In-the-ear hearing aids

These hearing aids are placed entirely in your ear. They are custom made to fit the shape of your ear. There are 3 different types, depending whether they sit:

  • completely inside your ear canal, these are the smallest
  • in your ear canal and a small part in your outer ear
  • in your outer ear, these are the biggest and easiest to handle

These are smaller than behind-the-ear hearing aids and harder to clean. They are more easily damaged by ear wax and wear and tear. The smallest ones may be less powerful and have fewer features than bigger hearing aids.

Special features

Most hearing aids have special features, which may include:

  • different settings for different environments
  • automatic volume or setting adjustment for different environments
  • a remote control to adjust settings
  • a telecoil which picks up certain signals installed in public places or telephones
  • background noise reduction

How do I choose which type of hearing aid to use?

Your choice will depend on many factors, including:

  • how severe your hearing loss is
  • your lifestyle
  • what price range is affordable for you
  • which style you like best

Think about which environments you are often in and how much background noise there is.

Speak to your audiologist about finding the right type of hearing aids for you.

Can my baby use hearing aids?

If your baby has hearing loss, hearing aids are very important for their hearing and speech development. It's best for your baby to wear their hearing aids whenever they are awake.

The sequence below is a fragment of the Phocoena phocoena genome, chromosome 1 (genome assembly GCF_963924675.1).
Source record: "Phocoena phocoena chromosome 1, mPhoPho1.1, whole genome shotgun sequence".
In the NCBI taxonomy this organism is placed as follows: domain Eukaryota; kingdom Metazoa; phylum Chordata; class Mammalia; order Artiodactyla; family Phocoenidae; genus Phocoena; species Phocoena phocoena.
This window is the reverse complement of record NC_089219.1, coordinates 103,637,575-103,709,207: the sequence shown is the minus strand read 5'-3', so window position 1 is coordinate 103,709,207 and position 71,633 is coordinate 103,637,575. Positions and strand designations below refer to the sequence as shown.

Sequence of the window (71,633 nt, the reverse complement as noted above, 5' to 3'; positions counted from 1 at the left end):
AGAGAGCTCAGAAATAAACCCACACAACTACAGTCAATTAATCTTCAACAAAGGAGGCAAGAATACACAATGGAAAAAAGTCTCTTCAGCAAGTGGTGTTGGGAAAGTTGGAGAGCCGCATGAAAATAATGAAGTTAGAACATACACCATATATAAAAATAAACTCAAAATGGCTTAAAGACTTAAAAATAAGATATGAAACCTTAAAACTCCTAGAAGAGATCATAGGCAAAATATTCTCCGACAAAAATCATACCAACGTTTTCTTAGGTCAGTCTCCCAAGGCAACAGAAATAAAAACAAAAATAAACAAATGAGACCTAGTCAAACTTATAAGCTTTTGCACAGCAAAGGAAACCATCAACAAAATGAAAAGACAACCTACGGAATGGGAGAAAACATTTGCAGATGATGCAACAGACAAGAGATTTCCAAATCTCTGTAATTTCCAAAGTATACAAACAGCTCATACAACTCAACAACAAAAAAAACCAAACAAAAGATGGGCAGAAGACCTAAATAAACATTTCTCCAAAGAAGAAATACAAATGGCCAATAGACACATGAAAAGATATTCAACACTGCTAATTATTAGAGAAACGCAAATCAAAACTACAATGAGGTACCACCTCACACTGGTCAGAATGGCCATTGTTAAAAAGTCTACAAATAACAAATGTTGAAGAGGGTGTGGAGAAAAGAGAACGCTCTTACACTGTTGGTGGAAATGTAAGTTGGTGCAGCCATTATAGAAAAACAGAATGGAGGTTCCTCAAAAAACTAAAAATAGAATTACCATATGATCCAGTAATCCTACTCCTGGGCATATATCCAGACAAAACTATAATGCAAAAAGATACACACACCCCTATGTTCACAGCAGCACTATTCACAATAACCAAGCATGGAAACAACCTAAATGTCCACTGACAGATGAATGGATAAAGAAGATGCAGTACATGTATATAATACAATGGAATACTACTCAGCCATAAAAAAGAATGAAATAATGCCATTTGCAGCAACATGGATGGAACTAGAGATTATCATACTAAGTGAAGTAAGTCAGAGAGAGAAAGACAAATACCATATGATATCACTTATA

You will need to check the hearing aids every day to make sure that they're working well. They might make a whistling noise when your baby is lying down. Make sure that your baby can't put the battery or the ear mould into their mouth.

You might need to get new ear moulds often as your baby grows. If your baby tries to pull their hearing aids off, try using hats and headbands to keep them in place.

How can I get hearing aids?

The Australian Government Hearing Services Program offers eligible people free or subsidised hearing assessments and hearing aids. The free hearing aids are more basic and the subsidised ones have more features. You can check if you are eligible for the program.

If you are eligible for the National Disability Insurance Scheme (NDIS) you might be able to receive some assistance to buy hearing aids through the NDIS.

If you are not eligible for the government program, you may be able to get a hearing aid for a lower cost from a hearing aid bank, which reconditions donated hearing aids. There are national and state-based hearing aid banks. They each have eligibility criteria. You can ask the Hearing Services Program for information about a hearing aid bank near you or look at this list of organisations that provide hearing aid banks.

If you have private health insurance, check if you are covered for hearing aids. Hearing aids are not subsidised by Medicare.

Tips for using hearing aids

  • Wear your hearing aid for the amount of time your audiologist recommends.
  • Ask your hearing practitioner how to clean your hearing aid.
  • Don't get your hearing aid wet.
  • Keep batteries away from children and pets as they are very dangerous if swallowed.

Learn more here about the development and quality assurance of healthdirect content.